With Earth Day coming up, we are challenged by a lot of "you can do." Individual efforts matter, but how much?
Earthworms endorses two challenges that WILL have an impact, in our lives and for our planet.
The DRAWDOWN Eco-Challenge, running nationally April 4-25, builds on ten years of eco-challenge experience from Northwest Earth institute to engage individual actions. Multiplying impacts, this 2018 challenge correlates our actions to the measures mapped, measured and prioritized by Project DRAWDOWN for collective capacity to pull climate-changing carbon out of Earth's atmosphere. Lacy Cagle, Director of Learning for NWEI, shares these potentials with Earthworms host Jean Ponzi.
Then from April 27-30, residents of the St. Louis region - and 65 other cities around the WORLD - can contribute to understanding about local biodiversity by participating in the City Nature Challenge, as described by Earthworms guest Sheila Voss, VP of Education at the Missouri Botanical Garden .
Using the (totally terrific!) app iNaturalist, humans of all ages can log observations of plants and critters as communities "compete" to gather intel about local biodiversity. In St. Louis, observations logged during City Nature Challenge days will establish a baseline of biodiversity data crucial to address regional nature-preservation goals.
In Earthworms' opinion, these are two Challenges WORTH TAKING!
Music: Rearview performed live at KDHX by Belle Star
THANKS to Anna Holland, ace Earthworms engineer
Related Earthworms Conversations:
DRAWDOWN Solutions to Reverse Global Warming (March 2018)
When Artists address environmental issues, people see/hear them in new ways. Art may fire us into action, more than mere info ever can.
Jenny Kettler co-curated and has pieces in a group gallery show, Plastic Nation - The Trashing of America, on view through April 7 at Stone Spiral Gallery in Maplewood, MO. Photographs, multi-media works, ceramics and prints navigate the plastic tide we are awash in, with the message that we can reduce our use of this polluting stuff. This show opened March 10; a Closing Reception on April 7 from 2-4 pm will feature Artist Talks at 2:30 pm.
Dale Dufer is bringing "suit" against one of our region's most destructive yet popular invasive plants. The Trial of Bush Honeysuckle comes to the historic Old Courthouse in downtown St. Louis on Wednesday, April 4 at 1 pm. With a real Judge, real Environmental Lawyers and Expert Witnesses, this educational trial seeks justice for damages to the Biodiversity of our Native Plants. Man vs Bush should be a landmark case, whatever the outcome. Open to the public.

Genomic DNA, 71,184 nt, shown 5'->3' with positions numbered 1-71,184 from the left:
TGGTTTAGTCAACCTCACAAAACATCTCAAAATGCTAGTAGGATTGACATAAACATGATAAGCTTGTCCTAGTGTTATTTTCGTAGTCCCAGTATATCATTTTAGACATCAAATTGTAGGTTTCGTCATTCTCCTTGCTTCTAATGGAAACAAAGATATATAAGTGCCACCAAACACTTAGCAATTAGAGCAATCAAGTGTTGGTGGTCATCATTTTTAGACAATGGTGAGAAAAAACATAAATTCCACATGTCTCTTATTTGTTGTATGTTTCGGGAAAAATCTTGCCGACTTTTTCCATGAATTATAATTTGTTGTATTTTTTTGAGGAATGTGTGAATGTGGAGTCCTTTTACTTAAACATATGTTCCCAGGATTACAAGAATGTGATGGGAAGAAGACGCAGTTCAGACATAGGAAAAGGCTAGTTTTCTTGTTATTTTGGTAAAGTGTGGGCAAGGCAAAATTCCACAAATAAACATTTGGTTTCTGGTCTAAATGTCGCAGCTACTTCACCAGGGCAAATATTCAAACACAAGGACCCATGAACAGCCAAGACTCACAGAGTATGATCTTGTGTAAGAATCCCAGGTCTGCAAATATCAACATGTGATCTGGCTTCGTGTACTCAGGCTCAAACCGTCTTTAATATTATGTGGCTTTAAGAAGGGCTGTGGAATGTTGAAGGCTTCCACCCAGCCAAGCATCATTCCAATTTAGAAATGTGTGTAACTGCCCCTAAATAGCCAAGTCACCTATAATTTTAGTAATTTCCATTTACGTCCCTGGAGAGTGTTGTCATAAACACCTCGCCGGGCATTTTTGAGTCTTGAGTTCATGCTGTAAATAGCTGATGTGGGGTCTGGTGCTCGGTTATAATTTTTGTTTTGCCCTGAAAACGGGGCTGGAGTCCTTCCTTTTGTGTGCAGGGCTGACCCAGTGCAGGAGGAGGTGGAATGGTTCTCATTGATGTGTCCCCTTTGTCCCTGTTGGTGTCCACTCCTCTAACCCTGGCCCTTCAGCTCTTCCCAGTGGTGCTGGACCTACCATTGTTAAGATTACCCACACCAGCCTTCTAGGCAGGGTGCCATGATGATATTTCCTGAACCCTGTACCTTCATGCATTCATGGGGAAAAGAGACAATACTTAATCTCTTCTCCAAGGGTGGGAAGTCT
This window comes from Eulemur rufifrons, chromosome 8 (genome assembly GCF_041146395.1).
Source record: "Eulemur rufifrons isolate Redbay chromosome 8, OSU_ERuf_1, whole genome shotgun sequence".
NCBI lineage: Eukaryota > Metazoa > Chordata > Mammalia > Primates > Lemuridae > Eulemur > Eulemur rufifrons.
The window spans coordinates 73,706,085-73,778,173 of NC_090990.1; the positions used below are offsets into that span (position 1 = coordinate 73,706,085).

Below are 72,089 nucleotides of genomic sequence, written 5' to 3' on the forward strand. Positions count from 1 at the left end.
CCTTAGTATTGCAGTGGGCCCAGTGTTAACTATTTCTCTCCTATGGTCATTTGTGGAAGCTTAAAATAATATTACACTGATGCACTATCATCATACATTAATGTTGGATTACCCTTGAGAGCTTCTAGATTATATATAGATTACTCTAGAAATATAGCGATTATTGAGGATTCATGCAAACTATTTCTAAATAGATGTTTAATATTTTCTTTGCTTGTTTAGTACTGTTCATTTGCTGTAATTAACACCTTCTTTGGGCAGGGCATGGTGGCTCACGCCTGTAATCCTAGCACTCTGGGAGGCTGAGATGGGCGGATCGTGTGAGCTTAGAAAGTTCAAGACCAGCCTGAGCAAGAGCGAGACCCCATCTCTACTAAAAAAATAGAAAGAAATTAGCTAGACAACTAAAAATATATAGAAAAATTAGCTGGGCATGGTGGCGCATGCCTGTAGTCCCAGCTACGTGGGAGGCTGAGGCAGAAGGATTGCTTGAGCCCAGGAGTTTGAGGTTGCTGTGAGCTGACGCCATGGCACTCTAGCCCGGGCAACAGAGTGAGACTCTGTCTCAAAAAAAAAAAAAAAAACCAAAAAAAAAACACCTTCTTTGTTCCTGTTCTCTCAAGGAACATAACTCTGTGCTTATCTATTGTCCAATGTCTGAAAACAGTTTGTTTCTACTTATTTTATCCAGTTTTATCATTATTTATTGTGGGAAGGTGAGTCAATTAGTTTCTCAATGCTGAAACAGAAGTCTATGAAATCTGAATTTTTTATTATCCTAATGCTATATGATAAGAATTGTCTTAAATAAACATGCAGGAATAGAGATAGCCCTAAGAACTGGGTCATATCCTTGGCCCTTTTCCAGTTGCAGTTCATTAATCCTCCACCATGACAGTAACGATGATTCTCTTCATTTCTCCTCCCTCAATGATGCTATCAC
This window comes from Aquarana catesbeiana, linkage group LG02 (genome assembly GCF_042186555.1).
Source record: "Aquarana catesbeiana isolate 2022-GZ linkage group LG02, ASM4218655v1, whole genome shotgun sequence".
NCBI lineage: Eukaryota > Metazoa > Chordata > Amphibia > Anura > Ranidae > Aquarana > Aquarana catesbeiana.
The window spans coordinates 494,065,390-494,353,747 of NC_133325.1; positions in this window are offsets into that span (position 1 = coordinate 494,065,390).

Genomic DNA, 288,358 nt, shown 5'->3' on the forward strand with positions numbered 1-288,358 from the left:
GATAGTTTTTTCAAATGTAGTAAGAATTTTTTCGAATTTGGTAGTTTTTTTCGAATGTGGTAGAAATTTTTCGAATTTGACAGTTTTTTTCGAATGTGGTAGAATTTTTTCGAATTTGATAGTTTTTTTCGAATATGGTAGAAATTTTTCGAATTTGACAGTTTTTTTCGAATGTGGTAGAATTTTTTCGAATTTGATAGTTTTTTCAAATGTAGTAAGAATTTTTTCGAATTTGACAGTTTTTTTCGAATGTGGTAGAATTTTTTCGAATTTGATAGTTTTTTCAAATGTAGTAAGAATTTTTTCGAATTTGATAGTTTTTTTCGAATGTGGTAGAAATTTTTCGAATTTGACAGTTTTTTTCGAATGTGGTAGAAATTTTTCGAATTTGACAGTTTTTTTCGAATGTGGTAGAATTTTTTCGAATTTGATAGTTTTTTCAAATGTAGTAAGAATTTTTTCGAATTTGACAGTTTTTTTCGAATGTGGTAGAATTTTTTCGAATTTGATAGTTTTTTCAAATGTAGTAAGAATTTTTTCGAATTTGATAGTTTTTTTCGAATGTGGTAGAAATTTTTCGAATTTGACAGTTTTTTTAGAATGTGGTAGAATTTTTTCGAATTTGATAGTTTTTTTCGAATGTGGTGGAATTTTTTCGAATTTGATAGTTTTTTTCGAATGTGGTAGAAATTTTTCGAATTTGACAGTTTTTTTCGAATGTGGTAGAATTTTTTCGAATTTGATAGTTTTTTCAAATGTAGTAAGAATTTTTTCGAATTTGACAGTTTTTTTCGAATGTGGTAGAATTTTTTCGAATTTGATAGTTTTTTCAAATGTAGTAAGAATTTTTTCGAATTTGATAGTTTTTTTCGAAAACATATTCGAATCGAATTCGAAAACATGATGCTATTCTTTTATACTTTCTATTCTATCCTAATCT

These Artists want us to look deeply into problems we have created on our planet - with a sense of humor to encourage us toward turnarounds.
Music: Mr. Sun, performed live at KDHX by Hunter's Permit
THANKS to Anna Holland, Earthworms podcast engineer
Related Earthworms Conversations: Life Without Plastic? (January 2018)
Permaculture Goes Beyond the War on Invasive Species (March 2016)
Invasive Bush Honeysuckle: SWEEP It! (March 2016)
"Global warming is changing the Himalayas faster than any other region of the world, outside the polar caps," says documentary photographer Neeta Satam.
She has made three working treks to the isolated village of Kumik, in the Zanskar valley of Kashmir, where village life, family relations and culture is endangered as climatic shifts remove water from a people who've lived in balance in this region for thousands of years.
"Where should we go?" is one of many stories Satam relates through her perceptions as an environmental scientist, and now through her mastery with a camera lens.
Satam's compassion, insight and courage illuminate her work, as she strives to make the world aware of impacts of Climate Change on human beings in places being hardest hit.
THANKS to Prof. William Allen, University of Missouri, for making the connection to Earthworms for this interview.
Music: Dirty Slide, performed live at KDHX by Brian Curran
Thanks to Anna Holland, Earthworms engineer
Related Earthworms Conversations: Plants, Indigenous People and Climate Change - Dr. Jan Salick, ethnobotanist at the Missouri Botanical Garden (December 2015)
Humans are pumping CO2 (and other heat-trapping gases) into Earth's atmosphere, causing whopping changes to our climate, aka global warming.
Project DRAWDOWN says (and documents with data) that actions currently in use can, if combined and ramped up, literally draw down over-concentrations of these gases into Earth systems (like soil, trees, oceans) designed to contain them. And reverse global warming.
Chad Frischmann, VP and Research Director for Project DRAWDOWN, worked with multi-disciplinary professionals who have researched the potentials of measures ranging from increasing renewable energy generation to people eating plant-based diets to educating girls - and more. Erika Boeing, now based in St. Louis, is one of the DRAWDOWN Research Fellows and her company, Accelerate Wind, is developing technology to boost wind energy production.
The entire project is summarized in a 2017 book that immediately hit the New York Times Bestseller list.
A St. Louis talk on March 13 will spotlight four Missouri enterprises implementing measures defined by DRAWDOWN, including Ms. Boeing's work, and will describe the audience to Project DRAWDOWN.
With plenty of work needed, this project is seeding optimism in what world leaders and scientists call the moral issue of our time.
Music: Cadillac Desert, performed live at KDHX by William Tyler
THANKS to Anna Holland, engineering for Earthworms
Related Earthworms Conversations: Dr. Peter Raven, St. Louis advisor to Papal Encyclical on Climate Change (June 2015)